The True Book About Lighthouses And Lightships by Warren Armstrong (1958) – Frederick Muller, London. Describes the great lighthouses of the past and the present (1950s), telling stories of how difficulties and dangers were overcome in order to provide the lights that contributed to the safety of ships at sea.


The Lightship by Siegfried Lenz (1962) Fiction. 1st British edition. Heinemann, London. First published in Germany 1960 under the title  “Das Feuerschiff”.


White for Danger: True Dramas of Lightships and Lighthouses by Warren Armstrong (1963) John Day & Co., New York. 157 pages. 14 true stories of drama at sea concerning lighthouses and lightships – Eddystone, Flannan, Longstone, Sydney Harbour, Boston etc.


Lighthouses, Lightships & Buoys by Jerrome, Edward G. (1966) . Blackwell Publishers. Children’s book.

64 pages, 4 colour pictures and b/w line drawings.


The Story of Lighthouses Lightships and Lifeboats by Reed, Olwen (1968) Ladybird children’s book. 52 pages.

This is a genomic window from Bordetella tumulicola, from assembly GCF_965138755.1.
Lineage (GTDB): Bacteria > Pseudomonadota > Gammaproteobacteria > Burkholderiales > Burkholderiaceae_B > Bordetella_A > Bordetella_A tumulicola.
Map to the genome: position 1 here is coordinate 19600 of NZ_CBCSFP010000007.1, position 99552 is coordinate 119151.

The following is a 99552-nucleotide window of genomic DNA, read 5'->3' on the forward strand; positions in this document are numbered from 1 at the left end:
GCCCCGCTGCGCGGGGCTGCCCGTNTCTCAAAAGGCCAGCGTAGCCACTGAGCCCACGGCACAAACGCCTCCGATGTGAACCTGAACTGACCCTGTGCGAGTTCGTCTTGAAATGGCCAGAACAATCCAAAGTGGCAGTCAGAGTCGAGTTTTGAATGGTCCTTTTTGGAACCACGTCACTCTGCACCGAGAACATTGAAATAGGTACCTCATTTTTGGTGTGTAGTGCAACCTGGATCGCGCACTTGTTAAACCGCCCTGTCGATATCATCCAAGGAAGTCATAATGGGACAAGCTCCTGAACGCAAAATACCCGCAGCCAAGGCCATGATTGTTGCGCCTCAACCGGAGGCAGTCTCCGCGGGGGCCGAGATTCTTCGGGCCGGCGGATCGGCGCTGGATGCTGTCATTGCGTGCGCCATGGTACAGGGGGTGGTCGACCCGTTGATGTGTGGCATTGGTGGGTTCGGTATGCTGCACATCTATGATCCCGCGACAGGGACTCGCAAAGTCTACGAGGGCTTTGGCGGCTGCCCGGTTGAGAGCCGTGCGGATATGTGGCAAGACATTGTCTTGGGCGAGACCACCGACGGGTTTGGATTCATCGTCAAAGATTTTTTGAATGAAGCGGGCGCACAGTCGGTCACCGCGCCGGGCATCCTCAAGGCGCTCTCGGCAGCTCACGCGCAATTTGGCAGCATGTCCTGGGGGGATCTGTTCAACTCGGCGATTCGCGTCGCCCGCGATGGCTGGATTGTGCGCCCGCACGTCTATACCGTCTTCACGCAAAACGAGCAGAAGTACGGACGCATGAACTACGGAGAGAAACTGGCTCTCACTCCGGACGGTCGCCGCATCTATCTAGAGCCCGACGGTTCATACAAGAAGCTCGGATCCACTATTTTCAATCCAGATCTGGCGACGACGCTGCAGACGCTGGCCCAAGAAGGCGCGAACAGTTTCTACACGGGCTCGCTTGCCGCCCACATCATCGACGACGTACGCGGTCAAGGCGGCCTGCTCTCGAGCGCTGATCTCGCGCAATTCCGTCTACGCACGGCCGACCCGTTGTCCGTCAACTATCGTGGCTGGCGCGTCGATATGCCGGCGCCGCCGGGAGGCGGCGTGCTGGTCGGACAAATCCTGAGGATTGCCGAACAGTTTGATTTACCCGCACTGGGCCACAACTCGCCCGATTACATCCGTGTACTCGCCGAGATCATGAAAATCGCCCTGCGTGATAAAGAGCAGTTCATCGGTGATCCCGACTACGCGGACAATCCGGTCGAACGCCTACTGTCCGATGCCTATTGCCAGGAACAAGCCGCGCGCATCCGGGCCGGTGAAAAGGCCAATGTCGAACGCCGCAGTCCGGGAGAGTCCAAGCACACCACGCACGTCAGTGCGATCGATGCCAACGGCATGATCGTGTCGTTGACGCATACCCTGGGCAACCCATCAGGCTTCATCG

The Lightship Mystery by Adrian, Mary (1969) Hastings House, New York. 126 pages.

Twelve-year-old Dick, helping aboard his father’s fishing trawler for the summer, agrees to do what he can to aid the government in uncovering a diamond smuggling operation.


Sentinels of Our Shores The Story of Lighthouses, Lightships and Buoys by Shannon, Terry (1969) Golden Gate Junior Books, San Carlos, CA. Children’s book. 80 pages.

Describes the various types and locations of lighthouses, lightships, and buoys from the first Egyptian tower to the first atomic-powered light. Also relates several true incidents involving lighthouses.


Lighthouses & Lightships by Lee Chadwick (1971) – Dobson Books Ltd., London.

165 pages, hardback.

The story of warning lights at sea and those who built and operated them. Includes lighthouses in the United Kingdom, South Africa, New Zealand, Canada, and much more.


Behind the Light by Bette Meyrick (1975) – Hutchinson, London.  215 pages. The story of the Morgans during the first two decades of the twentieth century, as lighthouse keepers and in this volume on the lightships. We follow Pa Morgan as a young tattooed mariner on the great transatlantic sailing ships of the 1890’s to his eventual life’s work ‘behind the light’ of Trinity House Lightships. Written by his granddaughter, presents a most informative insight into a way of life.


Lighthouses of Ireland by Kevin M. McCarthy (1997) – Pineapple Press, Sarasota, Florida, U.S.A.